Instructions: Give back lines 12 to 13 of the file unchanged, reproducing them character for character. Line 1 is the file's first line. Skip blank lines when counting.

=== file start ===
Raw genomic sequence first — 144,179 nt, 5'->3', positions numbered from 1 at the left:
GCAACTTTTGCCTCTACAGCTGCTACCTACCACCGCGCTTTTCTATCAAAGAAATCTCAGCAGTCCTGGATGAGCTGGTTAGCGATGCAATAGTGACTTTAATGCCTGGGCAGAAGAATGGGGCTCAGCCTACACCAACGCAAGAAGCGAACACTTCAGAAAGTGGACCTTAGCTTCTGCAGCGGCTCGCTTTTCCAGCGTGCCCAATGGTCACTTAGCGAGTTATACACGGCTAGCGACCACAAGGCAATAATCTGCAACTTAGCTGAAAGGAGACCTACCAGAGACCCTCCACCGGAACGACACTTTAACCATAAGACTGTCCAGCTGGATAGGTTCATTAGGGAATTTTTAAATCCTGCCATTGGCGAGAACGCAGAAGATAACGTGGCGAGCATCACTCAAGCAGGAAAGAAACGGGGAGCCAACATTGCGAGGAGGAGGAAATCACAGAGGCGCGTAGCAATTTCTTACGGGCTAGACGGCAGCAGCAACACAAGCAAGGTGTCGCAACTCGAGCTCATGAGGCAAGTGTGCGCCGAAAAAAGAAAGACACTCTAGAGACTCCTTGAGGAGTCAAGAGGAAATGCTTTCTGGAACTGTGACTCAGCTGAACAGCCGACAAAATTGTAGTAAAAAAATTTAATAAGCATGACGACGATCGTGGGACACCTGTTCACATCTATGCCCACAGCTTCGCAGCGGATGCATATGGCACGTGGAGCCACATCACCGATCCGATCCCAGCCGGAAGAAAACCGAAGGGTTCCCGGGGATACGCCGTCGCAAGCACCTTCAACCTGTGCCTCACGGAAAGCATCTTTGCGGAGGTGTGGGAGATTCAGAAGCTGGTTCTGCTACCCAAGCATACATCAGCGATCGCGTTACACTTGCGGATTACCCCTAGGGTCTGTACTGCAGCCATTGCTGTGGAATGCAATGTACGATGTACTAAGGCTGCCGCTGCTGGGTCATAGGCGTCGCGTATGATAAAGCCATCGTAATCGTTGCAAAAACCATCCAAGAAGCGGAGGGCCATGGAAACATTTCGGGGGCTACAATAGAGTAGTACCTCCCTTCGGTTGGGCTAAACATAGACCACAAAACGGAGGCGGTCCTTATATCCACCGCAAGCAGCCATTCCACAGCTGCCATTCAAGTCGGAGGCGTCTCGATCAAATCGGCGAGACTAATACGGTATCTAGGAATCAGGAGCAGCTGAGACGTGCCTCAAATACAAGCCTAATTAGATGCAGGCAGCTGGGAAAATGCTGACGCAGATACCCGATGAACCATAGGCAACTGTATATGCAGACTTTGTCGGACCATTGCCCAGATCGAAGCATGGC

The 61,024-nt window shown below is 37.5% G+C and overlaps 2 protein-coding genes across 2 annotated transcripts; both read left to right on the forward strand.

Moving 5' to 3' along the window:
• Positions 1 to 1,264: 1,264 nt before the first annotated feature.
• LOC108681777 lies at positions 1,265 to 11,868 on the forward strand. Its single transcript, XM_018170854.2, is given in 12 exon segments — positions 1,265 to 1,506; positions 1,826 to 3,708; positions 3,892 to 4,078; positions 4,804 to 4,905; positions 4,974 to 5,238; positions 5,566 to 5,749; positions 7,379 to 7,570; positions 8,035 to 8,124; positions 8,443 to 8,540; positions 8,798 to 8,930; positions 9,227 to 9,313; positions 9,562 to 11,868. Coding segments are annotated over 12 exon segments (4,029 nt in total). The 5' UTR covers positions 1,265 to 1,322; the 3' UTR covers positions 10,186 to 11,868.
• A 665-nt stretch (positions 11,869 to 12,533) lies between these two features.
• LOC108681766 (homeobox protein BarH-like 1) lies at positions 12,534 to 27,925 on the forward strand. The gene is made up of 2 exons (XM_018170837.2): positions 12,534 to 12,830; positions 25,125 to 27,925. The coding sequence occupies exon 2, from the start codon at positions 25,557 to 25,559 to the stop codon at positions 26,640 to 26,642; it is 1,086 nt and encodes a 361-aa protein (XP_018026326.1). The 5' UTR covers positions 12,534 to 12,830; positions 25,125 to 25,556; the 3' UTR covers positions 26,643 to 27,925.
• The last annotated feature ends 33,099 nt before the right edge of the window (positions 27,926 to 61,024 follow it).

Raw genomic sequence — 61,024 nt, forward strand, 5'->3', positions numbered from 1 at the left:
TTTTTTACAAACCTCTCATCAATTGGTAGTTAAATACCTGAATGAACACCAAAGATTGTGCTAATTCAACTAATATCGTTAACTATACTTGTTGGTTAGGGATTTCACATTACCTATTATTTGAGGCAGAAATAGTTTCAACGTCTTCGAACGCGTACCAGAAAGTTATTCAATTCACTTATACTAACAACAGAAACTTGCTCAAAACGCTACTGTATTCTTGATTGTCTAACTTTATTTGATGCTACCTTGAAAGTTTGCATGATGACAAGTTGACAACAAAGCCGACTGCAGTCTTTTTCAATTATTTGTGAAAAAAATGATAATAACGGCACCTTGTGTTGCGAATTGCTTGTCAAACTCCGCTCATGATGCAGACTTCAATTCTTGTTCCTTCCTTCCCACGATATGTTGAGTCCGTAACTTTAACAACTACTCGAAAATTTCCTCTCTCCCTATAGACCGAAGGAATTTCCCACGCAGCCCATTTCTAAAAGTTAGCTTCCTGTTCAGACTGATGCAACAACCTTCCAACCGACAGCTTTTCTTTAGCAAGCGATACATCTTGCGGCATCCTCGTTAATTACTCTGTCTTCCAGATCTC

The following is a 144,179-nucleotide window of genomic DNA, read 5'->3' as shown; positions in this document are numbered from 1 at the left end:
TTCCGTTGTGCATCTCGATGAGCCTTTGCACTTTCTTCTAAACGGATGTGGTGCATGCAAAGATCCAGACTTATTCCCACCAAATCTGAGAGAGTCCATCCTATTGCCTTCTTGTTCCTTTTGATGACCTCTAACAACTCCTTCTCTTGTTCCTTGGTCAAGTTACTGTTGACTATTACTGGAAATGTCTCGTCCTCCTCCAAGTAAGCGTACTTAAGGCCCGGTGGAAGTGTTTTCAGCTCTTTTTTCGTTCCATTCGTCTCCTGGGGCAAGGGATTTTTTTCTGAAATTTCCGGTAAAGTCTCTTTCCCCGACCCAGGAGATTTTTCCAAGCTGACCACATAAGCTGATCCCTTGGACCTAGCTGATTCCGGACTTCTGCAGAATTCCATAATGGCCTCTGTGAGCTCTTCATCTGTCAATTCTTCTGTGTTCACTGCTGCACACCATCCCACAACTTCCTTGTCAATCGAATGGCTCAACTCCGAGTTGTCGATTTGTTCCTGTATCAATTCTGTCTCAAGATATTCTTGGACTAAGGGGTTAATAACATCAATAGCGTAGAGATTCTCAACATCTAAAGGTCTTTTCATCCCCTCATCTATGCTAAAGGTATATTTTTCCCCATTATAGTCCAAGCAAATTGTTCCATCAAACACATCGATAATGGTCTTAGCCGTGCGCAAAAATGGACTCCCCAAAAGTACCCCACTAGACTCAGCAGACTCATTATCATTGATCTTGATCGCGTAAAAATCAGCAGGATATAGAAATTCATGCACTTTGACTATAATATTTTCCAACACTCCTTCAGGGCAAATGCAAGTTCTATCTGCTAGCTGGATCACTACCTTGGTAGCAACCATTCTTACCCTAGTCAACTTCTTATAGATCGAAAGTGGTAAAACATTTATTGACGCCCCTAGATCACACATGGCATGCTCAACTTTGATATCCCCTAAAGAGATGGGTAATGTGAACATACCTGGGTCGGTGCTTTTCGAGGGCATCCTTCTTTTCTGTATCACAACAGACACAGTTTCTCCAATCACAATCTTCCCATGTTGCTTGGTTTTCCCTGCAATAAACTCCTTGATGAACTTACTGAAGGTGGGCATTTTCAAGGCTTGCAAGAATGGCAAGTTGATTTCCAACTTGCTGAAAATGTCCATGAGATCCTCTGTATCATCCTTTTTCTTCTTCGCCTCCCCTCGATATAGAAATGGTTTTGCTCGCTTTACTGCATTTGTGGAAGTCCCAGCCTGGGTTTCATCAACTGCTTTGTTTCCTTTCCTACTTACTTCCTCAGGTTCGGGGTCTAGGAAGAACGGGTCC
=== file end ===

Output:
The following is a 144,179-nucleotide window of genomic DNA, read 5'->3' as shown; positions in this document are numbered from 1 at the left end:
TTCCGTTGTGCATCTCGATGAGCCTTTGCACTTTCTTCTAAACGGATGTGGTGCATGCAAAGATCCAGACTTATTCCCACCAAATCTGAGAGAGTCCATCCTATTGCCTTCTTGTTCCTTTTGATGACCTCTAACAACTCCTTCTCTTGTTCCTTGGTCAAGTTACTGTTGACTATTACTGGAAATGTCTCGTCCTCCTCCAAGTAAGCGTACTTAAGGCCCGGTGGAAGTGTTTTCAGCTCTTTTTTCGTTCCATTCGTCTCCTGGGGCAAGGGATTTTTTTCTGAAATTTCCGGTAAAGTCTCTTTCCCCGACCCAGGAGATTTTTCCAAGCTGACCACATAAGCTGATCCCTTGGACCTAGCTGATTCCGGACTTCTGCAGAATTCCATAATGGCCTCTGTGAGCTCTTCATCTGTCAATTCTTCTGTGTTCACTGCTGCACACCATCCCACAACTTCCTTGTCAATCGAATGGCTCAACTCCGAGTTGTCGATTTGTTCCTGTATCAATTCTGTCTCAAGATATTCTTGGACTAAGGGGTTAATAACATCAATAGCGTAGAGATTCTCAACATCTAAAGGTCTTTTCATCCCCTCATCTATGCTAAAGGTATATTTTTCCCCATTATAGTCCAAGCAAATTGTTCCATCAAACACATCGATAATGGTCTTAGCCGTGCGCAAAAATGGACTCCCCAAAAGTACCCCACTAGACTCAGCAGACTCATTATCATTGATCTTGATCGCGTAAAAATCAGCAGGATATAGAAATTCATGCACTTTGACTATAATATTTTCCAACACTCCTTCAGGGCAAATGCAAGTTCTATCTGCTAGCTGGATCACTACCTTGGTAGCAACCATTCTTACCCTAGTCAACTTCTTATAGATCGAAAGTGGTAAAACATTTATTGACGCCCCTAGATCACACATGGCATGCTCAACTTTGATATCCCCTAAAGAGATGGGTAATGTGAACATACCTGGGTCGGTGCTTTTCGAGGGCATCCTTCTTTTCTGTATCACAACAGACACAGTTTCTCCAATCACAATCTTCCCATGTTGCTTGGTTTTCCCTGCAATAAACTCCTTGATGAACTTACTGAAGGTGGGCATTTTCAAGGCTTGCAAGAATGGCAAGTTGATTTCCAACTTGCTGAAAATGTCCATGAGATCCTCTGTATCATCCTTTTTCTTCTTCGCCTCCCCTCGATATAGAAATGGTTTTGCTCGCTTTACTGCATTTGTGGAAGTCCCAGCCTGGGTTTCATCAACTGCTTTGTTTCCTTTCCTACTTACTTCCTCAGGTTCGGGGTCTAGGAAGAACGGGTCC